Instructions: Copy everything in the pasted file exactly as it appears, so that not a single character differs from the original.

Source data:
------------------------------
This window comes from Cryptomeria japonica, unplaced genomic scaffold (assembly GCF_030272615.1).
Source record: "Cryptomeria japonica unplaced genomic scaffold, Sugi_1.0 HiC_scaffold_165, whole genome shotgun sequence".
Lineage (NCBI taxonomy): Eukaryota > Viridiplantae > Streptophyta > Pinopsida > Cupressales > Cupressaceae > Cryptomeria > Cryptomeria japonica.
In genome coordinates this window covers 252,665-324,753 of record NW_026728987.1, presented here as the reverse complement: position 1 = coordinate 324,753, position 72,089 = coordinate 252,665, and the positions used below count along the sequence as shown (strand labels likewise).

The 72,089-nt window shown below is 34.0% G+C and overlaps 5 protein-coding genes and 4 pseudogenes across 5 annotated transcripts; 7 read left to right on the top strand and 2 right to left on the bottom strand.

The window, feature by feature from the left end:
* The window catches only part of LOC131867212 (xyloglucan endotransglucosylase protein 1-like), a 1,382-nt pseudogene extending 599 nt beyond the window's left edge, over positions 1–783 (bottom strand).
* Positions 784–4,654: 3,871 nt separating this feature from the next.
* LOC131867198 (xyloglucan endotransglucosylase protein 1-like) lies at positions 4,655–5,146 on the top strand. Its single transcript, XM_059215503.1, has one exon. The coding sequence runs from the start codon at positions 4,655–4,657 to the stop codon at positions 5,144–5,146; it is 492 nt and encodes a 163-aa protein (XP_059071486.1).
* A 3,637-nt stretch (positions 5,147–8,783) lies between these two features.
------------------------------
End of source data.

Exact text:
This window comes from Cryptomeria japonica, unplaced genomic scaffold (assembly GCF_030272615.1).
Source record: "Cryptomeria japonica unplaced genomic scaffold, Sugi_1.0 HiC_scaffold_165, whole genome shotgun sequence".
Lineage (NCBI taxonomy): Eukaryota > Viridiplantae > Streptophyta > Pinopsida > Cupressales > Cupressaceae > Cryptomeria > Cryptomeria japonica.
In genome coordinates this window covers 252,665-324,753 of record NW_026728987.1, presented here as the reverse complement: position 1 = coordinate 324,753, position 72,089 = coordinate 252,665, and the positions used below count along the sequence as shown (strand labels likewise).

The 72,089-nt window shown below is 34.0% G+C and overlaps 5 protein-coding genes and 4 pseudogenes across 5 annotated transcripts; 7 read left to right on the top strand and 2 right to left on the bottom strand.

The window, feature by feature from the left end:
* The window catches only part of LOC131867212 (xyloglucan endotransglucosylase protein 1-like), a 1,382-nt pseudogene extending 599 nt beyond the window's left edge, over positions 1–783 (bottom strand).
* Positions 784–4,654: 3,871 nt separating this feature from the next.
* LOC131867198 (xyloglucan endotransglucosylase protein 1-like) lies at positions 4,655–5,146 on the top strand. Its single transcript, XM_059215503.1, has one exon. The coding sequence runs from the start codon at positions 4,655–4,657 to the stop codon at positions 5,144–5,146; it is 492 nt and encodes a 163-aa protein (XP_059071486.1).
* A 3,637-nt stretch (positions 5,147–8,783) lies between these two features.